Why do historians so often talk about objectivity, empathy, and fair-mindedness? What roles do such personal qualities play in historical studies? And why does it make sense to call them virtues rather than skills or habits? Historians’ Virtues is the first publication to explore these questions in some depth. With case studies from across the centuries, the Element identifies major discontinuities in how and why historians talked about the marks… Read More »Historians’ Virtues: Open access book by Herman Paul

Evaluating Knowledge, Evaluating Character: New Article by Sjang ten Hagen

The latest issue of History of Humanities contains an article written in the context of the Scholarly Vices project: “Evaluating Knowledge, Evaluating Character: Book Reviewing by American Historians and Physicists (1900–1940)” by Sjang ten Hagen. Drawing on hundreds of book reviews, the article shows that categories of virtue and vice were attributed not only to authors (characters), but also to their output (books), ideas (theories), and research habits. Epistemic virtues… Read More »Evaluating Knowledge, Evaluating Character: New Article by Sjang ten Hagen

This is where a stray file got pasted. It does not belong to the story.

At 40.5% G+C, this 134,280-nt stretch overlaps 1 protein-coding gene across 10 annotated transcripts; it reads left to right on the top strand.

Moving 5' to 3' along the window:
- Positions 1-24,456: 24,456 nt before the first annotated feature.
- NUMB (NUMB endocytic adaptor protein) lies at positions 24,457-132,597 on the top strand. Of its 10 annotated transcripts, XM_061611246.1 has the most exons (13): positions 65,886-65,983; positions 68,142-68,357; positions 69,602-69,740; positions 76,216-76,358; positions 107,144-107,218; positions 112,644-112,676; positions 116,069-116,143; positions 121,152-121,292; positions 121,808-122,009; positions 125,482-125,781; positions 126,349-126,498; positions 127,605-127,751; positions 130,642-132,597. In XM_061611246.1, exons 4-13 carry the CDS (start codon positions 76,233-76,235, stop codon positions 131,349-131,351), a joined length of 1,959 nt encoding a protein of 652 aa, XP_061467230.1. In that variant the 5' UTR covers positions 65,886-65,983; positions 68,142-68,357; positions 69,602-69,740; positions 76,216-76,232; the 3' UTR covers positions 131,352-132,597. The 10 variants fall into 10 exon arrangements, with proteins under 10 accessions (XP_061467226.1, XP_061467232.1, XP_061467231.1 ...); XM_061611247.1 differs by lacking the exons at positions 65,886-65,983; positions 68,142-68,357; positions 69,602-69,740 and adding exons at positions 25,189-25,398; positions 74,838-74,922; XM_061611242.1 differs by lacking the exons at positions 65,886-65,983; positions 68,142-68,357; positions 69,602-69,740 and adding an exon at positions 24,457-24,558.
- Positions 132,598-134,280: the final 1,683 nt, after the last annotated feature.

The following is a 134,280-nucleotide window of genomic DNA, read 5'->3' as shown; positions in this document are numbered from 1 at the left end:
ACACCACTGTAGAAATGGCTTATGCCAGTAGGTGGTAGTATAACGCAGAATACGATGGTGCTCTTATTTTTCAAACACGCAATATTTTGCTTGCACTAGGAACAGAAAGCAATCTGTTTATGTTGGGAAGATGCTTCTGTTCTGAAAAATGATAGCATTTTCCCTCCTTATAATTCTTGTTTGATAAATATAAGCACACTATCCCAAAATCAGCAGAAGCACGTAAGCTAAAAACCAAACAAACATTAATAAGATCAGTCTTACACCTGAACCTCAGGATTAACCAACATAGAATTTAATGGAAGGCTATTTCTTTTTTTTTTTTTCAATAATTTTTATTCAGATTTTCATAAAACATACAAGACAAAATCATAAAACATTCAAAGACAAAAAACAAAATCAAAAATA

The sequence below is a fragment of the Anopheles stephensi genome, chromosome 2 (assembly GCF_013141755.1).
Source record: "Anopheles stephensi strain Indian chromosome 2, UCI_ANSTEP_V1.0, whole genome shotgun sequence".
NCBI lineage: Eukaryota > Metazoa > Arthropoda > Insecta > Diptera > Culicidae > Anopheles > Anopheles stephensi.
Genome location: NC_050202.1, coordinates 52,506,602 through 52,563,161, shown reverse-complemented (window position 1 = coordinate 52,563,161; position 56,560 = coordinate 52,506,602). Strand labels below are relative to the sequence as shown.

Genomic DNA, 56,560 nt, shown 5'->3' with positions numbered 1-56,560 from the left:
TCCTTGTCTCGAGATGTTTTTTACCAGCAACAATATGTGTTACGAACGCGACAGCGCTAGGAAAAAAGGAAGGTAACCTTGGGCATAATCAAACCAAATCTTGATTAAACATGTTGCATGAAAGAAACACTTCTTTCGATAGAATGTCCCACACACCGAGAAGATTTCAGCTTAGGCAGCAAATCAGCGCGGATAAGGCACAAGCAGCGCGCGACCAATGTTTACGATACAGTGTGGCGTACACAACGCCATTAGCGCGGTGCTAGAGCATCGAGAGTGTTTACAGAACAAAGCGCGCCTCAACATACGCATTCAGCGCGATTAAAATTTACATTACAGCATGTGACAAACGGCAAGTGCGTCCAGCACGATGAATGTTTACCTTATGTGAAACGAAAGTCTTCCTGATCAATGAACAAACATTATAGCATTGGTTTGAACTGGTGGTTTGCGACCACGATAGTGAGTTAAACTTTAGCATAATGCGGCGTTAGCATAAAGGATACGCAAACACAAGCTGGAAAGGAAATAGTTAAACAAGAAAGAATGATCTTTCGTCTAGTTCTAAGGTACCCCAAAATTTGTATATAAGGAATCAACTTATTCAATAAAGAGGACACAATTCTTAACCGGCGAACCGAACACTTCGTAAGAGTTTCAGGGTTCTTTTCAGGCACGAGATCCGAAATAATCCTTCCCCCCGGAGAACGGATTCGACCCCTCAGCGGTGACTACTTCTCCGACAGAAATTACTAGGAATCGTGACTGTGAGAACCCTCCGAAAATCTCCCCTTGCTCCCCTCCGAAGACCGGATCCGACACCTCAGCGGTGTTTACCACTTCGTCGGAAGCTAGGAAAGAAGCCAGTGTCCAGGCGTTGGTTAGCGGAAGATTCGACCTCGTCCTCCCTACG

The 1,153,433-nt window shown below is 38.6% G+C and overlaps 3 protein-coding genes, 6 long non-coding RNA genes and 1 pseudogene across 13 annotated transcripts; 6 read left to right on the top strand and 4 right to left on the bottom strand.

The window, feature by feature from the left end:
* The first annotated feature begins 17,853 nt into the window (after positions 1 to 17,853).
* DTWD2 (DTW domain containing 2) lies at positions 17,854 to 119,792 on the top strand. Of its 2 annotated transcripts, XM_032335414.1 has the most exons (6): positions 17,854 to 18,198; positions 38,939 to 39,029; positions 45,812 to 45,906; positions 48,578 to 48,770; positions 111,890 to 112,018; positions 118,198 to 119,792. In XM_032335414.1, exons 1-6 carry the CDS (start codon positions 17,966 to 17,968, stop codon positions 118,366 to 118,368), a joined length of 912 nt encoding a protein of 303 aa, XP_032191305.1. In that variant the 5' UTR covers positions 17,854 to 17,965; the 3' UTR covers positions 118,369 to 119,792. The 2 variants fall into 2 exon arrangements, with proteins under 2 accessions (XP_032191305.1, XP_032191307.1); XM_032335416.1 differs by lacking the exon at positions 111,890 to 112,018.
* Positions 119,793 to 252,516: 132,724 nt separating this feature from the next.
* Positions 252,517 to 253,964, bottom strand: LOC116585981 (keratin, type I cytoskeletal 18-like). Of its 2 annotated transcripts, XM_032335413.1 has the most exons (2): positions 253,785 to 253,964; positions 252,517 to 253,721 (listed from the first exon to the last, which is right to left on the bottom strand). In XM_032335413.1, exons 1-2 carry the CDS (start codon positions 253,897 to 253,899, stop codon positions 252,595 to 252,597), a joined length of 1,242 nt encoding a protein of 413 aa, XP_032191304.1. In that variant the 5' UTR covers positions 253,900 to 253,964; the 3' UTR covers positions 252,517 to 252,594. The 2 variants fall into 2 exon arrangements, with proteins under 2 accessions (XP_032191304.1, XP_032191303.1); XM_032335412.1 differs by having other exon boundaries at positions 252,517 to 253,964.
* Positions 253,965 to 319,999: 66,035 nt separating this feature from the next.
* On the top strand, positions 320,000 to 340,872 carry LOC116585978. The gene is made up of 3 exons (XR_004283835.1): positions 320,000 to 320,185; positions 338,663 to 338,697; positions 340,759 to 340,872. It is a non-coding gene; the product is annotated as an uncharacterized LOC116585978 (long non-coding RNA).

Historical Vice Epistemology: History of Humanities Meets Vice Epistemology

Three team members presented papers on scholarly vices in a panel at The Making of the Humanities – the annual gathering of historians of the humanities, held online this year. Sjang ten Hagen showed how historians and physicists in nineteenth-century Germany accused philosophers of speculation, to the point of “othering” philosophers into an antitype of a properly empirically oriented scientist. Herman Paul drew attention to the now almost forgotten vice… Read More »Historical Vice Epistemology: History of Humanities Meets Vice Epistemology